Pardon me…

Kapparot is not voodoo. It is not about beheading. The chickens are slaughtered in the end for food, and not for the sake of killing

Yesterday was a nice day. It was a good opportunity for me to gather a few extra good deeds before Yom Kippur, without the humidity getting in the way of my intentions. I knocked on my friend’s door full of determination. She opened the door out of breath, and moved back to make room for her eight-month-pregnant belly.


“I’m taking everyone to the park,” I declared, probably satisfying her greatest dream. I loaded the two little ones in the double stroller, and with my little one holding on nicely we all walked leisurely towards the park.


Something smelt off long before we got there. The green park usually welcomes us with the aroma of rosemary and sage, but now it reeked of the sour smell of rotting garbage. Unfortunately, I did not realize quickly enough what was going on, although the smell and the calendar date should have been enough of a hint, and I stepped right into the worst pandemonium, with children and feathers all over the place.


Kapparot is a custom performed on the eve of Yom Kippur in which a person atones for their sins. It is performed by grasping a live chicken, or money, and moving it around one's head three times, symbolically transferring one's sins to the chicken. The chicken is later slaughtered and given to the poor, as is the money. The word kapparot, or in the singular form kappara, also means "beloved" in Hebrew slang.


My late grandmother would use the word kapparot at least twice a day. This grandmother had transformed the biblical David’s "would I have died for thee" into an art of self-sacrifice. When she would say "I love you to death," she meant it, literally. But when she said "kapparot" I am quite sure she was not referring to chickens in the sandbox and terrified children in the streets.


Once upon a time, rabbis and pious Jews would take the kapparot chicken, look it deep in the eyes with trepidation and enter a meditative state, changing places with the chicken and assuming its entity as coq-au-vin. When reciting the ceremonial words "this is my exchange, this is my substitute, this is my atonement" you should be immersed in the meaning of the words.

Kapparot in Brooklyn (Photo: Yisrael Bardugo)


If you are preoccupied with the chicken being too close to your head when you should actually be at one with the chicken and fully aware that it is your flesh that should be slaughtered, then… Never mind... You get my point.


In all honesty, I cannot understand how you can be absorbed in anything when you see how the tradition has turned into a festival for the whole family, including a little petting zoo.


The hens and roosters are held in appalling conditions, and some of them are not fed or watered. And you are a part of all this, with an extra new sin for the New Year – cruelty to animals. When you see people so happy and cheerful a moment after they have allegedly sent themselves to slaughter, something smells fowl… oops, I meant foul.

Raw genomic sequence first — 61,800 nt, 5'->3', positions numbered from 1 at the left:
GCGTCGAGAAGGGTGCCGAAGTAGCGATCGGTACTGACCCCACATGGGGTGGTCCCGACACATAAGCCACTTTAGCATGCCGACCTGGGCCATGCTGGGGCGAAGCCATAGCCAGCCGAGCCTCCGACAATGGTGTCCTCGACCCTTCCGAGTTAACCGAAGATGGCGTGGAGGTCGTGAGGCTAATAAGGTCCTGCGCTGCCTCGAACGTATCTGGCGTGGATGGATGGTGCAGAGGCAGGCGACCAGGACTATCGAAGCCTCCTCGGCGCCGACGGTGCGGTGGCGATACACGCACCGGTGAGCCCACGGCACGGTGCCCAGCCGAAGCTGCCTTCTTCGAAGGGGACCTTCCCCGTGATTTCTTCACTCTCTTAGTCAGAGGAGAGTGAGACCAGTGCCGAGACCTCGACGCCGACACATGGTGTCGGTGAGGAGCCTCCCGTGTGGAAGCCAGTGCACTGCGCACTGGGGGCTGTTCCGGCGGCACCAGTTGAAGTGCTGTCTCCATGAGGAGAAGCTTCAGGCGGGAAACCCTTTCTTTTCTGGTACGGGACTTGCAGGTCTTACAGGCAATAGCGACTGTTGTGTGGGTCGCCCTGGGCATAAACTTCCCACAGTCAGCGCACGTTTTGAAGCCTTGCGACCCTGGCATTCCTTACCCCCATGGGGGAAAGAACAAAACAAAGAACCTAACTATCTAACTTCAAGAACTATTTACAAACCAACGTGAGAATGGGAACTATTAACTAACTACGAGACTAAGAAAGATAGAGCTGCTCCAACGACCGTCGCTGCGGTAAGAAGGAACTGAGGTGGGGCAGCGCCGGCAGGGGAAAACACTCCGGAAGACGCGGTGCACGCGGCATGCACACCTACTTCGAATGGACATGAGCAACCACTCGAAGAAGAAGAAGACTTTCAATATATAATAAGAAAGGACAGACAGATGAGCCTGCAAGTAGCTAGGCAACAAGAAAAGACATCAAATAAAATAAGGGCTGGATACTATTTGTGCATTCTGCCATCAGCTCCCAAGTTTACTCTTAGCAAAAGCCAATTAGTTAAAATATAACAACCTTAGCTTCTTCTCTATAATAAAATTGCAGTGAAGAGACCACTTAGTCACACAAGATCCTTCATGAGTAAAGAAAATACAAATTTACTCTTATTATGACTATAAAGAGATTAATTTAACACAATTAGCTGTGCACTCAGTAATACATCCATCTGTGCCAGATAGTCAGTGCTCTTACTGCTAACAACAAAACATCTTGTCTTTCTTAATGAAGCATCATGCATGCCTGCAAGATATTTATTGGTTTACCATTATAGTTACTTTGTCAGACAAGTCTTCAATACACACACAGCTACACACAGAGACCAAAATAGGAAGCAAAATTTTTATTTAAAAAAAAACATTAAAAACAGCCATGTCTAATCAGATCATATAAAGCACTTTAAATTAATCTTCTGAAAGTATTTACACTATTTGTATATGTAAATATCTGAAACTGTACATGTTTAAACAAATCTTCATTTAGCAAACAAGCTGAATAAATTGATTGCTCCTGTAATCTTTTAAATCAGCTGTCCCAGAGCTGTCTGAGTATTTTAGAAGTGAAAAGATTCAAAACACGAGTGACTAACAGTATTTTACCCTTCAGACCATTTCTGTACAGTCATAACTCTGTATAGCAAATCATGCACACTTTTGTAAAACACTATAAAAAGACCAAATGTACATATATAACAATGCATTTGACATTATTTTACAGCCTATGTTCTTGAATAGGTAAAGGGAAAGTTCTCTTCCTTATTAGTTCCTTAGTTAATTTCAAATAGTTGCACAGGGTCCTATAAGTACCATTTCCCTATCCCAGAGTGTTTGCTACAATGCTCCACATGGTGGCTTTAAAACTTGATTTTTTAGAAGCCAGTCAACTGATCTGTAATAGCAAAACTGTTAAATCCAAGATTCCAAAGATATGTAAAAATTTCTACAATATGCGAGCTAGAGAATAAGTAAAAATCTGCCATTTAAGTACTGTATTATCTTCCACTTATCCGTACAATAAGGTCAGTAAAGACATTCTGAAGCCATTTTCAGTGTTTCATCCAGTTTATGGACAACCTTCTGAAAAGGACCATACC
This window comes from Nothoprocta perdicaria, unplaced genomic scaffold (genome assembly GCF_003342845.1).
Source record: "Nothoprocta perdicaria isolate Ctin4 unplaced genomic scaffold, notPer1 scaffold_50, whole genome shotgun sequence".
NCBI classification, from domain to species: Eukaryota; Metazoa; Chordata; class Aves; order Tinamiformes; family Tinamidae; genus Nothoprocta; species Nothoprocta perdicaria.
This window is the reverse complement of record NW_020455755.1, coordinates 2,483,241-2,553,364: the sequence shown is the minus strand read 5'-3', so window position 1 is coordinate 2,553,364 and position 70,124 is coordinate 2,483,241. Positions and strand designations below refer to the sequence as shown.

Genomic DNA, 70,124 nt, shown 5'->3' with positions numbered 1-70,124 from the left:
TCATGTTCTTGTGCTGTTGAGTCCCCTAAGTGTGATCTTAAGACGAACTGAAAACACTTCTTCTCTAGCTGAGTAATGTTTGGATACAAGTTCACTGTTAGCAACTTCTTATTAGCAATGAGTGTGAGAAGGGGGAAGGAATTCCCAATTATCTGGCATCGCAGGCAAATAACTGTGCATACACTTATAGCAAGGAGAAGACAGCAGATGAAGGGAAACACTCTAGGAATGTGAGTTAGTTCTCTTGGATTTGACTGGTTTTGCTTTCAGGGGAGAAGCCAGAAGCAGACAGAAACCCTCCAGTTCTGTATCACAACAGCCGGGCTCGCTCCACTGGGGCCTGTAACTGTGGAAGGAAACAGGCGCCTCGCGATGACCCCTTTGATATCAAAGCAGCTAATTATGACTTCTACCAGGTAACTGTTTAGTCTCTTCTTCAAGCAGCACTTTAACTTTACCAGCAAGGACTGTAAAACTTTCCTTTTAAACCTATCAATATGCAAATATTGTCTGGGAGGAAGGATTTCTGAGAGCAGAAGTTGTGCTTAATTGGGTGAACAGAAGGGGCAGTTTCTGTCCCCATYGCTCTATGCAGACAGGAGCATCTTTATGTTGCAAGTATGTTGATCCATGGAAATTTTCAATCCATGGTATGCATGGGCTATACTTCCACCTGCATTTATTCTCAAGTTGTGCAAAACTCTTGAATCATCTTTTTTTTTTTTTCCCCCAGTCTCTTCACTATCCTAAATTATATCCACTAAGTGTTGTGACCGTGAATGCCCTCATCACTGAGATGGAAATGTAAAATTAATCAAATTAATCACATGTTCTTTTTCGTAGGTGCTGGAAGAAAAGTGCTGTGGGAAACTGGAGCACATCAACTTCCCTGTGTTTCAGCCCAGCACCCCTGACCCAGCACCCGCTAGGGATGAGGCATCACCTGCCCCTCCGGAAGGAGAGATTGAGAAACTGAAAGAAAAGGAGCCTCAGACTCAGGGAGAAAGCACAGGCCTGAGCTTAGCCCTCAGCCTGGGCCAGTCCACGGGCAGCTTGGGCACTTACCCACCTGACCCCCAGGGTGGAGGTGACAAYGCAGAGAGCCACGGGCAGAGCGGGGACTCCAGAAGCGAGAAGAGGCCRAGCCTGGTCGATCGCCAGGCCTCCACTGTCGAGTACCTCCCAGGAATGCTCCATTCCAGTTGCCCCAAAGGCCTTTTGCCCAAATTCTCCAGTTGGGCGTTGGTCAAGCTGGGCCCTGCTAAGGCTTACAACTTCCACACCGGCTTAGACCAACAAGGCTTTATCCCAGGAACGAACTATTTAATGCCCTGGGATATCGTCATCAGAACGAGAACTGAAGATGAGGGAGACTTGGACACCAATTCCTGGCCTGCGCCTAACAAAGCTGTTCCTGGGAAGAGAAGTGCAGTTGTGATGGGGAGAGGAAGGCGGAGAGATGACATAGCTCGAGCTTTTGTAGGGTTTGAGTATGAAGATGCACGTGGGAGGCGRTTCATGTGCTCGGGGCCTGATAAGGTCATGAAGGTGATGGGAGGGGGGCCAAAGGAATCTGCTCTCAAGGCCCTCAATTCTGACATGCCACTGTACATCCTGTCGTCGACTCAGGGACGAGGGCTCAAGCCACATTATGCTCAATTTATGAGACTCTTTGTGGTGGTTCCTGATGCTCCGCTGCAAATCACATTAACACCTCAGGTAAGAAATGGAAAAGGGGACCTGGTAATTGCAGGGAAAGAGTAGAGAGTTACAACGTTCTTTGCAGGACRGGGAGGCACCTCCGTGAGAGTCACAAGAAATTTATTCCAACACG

Do I oppose the use of chickens for the tradition? There are, after all, alternative traditions. The answer is "no," although my friends from the animal-rights movement will not be pleased with my answer. I am also no longer an avid vegetarian and they don’t like that either, but c’est la vie.


Kapparot is not voodoo. It is not about beheading. The chickens are slaughtered in the end for food, and not for the sake of killing. The final act is not even part of the actual ceremony itself. It was also not intended to be performed in the park with hundreds of children around, but in the privacy of the slaughterhouse. It is not supposed to cause the animals any suffering, and when it does, it is totally unnecessary.


It can be done differently 

I once saw a real kapparot ceremony. A truly righteous man grew the birds in his back yard. He fed them, watered them and raised them with love.


During the ceremony, his hand trembled as he gently held the chicken and moved it around his head. When he said “Children of man, who sat in darkness and the shadow of death…” – traditionally recited before the ceremony – it was quite clear to whom he was referring. He cried, and his tears dropping onto his prayer book distorted the words. It was a thrilling, heartbreaking experience.


Unfortunately, that is the difference between charity and atonement. Spinning a bag with the traditional sum of NIS 18 over your head just doesn’t cut it. I do not think that anyone believes that they can redeem their life for such small a sum. That is a joke. We give much more than that in standing orders throughout the year.


Whether your tradition is to perform the kapparot ceremony with money, a fish or a chicken, what is important is the "kavana," the intent: to really and truly believe that after the bad things that we have done (and everyone has some baggage) we are not worthy of the life we are given as a daily gift. Maybe we need to work harder at becoming more worthy.


Remember that when the fishmonger gives the fish the final blow to its head, when we give the money to the poor to redeem our own life and when the slaughterer slits the chicken’s throat, that should have been us. Someone up in the heavens needs to see that we are truly sorry and that we want a fresh start. The fact that we are still around and breathing is only a sad optical illusion, but we regret everything we have done. We promise that from now we will be better, more worthy of the life given us and that this will be the kappara, redemption, in exchange for a better life and peace.


פרסום ראשון: 09.20.07, 16:09
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